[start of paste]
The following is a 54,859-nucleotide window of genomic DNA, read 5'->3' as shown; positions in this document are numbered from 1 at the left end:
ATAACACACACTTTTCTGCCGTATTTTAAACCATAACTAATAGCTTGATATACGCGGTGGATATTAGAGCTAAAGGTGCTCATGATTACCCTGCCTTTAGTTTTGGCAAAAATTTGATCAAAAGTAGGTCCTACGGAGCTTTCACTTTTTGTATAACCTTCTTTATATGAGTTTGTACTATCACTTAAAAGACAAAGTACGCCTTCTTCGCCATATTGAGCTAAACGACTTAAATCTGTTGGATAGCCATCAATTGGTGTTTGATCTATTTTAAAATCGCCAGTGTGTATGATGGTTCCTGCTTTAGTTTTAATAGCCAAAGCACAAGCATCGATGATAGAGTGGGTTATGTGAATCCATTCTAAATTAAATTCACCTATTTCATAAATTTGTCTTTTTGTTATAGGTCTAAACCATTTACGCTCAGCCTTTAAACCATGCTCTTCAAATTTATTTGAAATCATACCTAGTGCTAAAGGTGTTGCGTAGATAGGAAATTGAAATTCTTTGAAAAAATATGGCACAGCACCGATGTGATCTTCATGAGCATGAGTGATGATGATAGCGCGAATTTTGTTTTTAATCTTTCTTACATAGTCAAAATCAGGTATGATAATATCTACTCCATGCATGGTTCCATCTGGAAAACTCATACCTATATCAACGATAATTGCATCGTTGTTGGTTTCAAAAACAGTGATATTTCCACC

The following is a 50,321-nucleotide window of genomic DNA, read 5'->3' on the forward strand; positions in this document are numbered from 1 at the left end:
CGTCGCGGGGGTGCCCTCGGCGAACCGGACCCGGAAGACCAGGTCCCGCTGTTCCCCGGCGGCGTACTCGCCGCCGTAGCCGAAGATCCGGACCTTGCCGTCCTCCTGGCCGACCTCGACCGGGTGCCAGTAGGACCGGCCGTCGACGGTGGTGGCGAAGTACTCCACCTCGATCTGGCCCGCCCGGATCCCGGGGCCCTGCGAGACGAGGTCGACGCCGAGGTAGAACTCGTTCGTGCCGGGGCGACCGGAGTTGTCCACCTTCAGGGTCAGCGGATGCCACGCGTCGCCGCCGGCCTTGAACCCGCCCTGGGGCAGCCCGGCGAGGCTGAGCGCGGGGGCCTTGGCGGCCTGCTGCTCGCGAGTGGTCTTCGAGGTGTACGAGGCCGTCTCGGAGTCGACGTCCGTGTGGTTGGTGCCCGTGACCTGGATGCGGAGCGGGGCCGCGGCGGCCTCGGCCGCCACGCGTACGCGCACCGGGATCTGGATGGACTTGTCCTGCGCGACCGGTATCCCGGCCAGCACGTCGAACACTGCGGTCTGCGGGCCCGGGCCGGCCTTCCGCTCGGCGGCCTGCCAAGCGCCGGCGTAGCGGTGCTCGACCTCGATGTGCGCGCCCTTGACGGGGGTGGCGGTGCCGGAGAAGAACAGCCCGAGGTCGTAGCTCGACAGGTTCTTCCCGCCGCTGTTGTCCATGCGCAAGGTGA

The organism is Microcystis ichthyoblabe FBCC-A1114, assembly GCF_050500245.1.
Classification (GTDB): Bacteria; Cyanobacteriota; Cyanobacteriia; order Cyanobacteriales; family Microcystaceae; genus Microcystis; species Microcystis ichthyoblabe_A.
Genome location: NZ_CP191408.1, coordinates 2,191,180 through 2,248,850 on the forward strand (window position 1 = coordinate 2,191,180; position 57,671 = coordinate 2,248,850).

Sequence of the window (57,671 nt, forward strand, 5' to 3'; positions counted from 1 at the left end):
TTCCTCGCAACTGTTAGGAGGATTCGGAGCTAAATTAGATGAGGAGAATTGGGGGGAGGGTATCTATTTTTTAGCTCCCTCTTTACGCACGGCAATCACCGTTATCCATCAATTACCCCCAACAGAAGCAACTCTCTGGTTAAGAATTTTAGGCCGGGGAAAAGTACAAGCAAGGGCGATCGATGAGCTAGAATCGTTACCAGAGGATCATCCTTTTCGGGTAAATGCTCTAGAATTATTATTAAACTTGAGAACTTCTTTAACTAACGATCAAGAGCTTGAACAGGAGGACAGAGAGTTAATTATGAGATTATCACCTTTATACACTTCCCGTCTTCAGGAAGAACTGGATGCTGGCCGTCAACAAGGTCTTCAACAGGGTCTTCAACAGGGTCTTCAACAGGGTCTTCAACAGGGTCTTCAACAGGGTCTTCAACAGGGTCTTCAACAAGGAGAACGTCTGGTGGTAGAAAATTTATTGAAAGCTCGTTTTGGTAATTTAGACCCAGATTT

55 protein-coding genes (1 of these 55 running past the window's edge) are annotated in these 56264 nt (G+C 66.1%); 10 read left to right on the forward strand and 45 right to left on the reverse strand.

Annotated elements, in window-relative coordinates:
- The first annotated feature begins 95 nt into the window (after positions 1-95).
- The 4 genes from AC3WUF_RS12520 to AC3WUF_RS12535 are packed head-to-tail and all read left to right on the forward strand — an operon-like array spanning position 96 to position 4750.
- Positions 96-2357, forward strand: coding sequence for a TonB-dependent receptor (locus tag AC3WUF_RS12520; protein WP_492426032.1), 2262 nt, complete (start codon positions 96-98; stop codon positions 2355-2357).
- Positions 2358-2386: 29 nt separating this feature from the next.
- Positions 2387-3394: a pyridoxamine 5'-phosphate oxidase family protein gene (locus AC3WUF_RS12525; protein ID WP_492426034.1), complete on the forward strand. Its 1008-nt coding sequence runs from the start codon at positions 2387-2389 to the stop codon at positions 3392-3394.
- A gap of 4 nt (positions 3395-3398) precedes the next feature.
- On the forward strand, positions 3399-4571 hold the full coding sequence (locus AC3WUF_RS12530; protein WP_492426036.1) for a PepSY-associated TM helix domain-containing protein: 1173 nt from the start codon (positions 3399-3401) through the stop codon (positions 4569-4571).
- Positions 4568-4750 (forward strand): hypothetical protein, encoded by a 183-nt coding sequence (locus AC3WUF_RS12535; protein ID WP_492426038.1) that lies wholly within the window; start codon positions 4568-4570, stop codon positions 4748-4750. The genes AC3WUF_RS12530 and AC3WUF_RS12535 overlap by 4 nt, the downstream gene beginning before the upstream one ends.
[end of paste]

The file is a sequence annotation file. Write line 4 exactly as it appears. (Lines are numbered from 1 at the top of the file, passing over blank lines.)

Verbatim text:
CGTCGCGGGGGTGCCCTCGGCGAACCGGACCCGGAAGACCAGGTCCCGCTGTTCCCCGGCGGCGTACTCGCCGCCGTAGCCGAAGATCCGGACCTTGCCGTCCTCCTGGCCGACCTCGACCGGGTGCCAGTAGGACCGGCCGTCGACGGTGGTGGCGAAGTACTCCACCTCGATCTGGCCCGCCCGGATCCCGGGGCCCTGCGAGACGAGGTCGACGCCGAGGTAGAACTCGTTCGTGCCGGGGCGACCGGAGTTGTCCACCTTCAGGGTCAGCGGATGCCACGCGTCGCCGCCGGCCTTGAACCCGCCCTGGGGCAGCCCGGCGAGGCTGAGCGCGGGGGCCTTGGCGGCCTGCTGCTCGCGAGTGGTCTTCGAGGTGTACGAGGCCGTCTCGGAGTCGACGTCCGTGTGGTTGGTGCCCGTGACCTGGATGCGGAGCGGGGCCGCGGCGGCCTCGGCCGCCACGCGTACGCGCACCGGGATCTGGATGGACTTGTCCTGCGCGACCGGTATCCCGGCCAGCACGTCGAACACTGCGGTCTGCGGGCCCGGGCCGGCCTTCCGCTCGGCGGCCTGCCAAGCGCCGGCGTAGCGGTGCTCGACCTCGATGTGCGCGCCCTTGACGGGGGTGGCGGTGCCGGAGAAGAACAGCCCGAGGTCGTAGCTCGACAGGTTCTTCCCGCCGCTGTTGTCCATGCGCAAGGTGA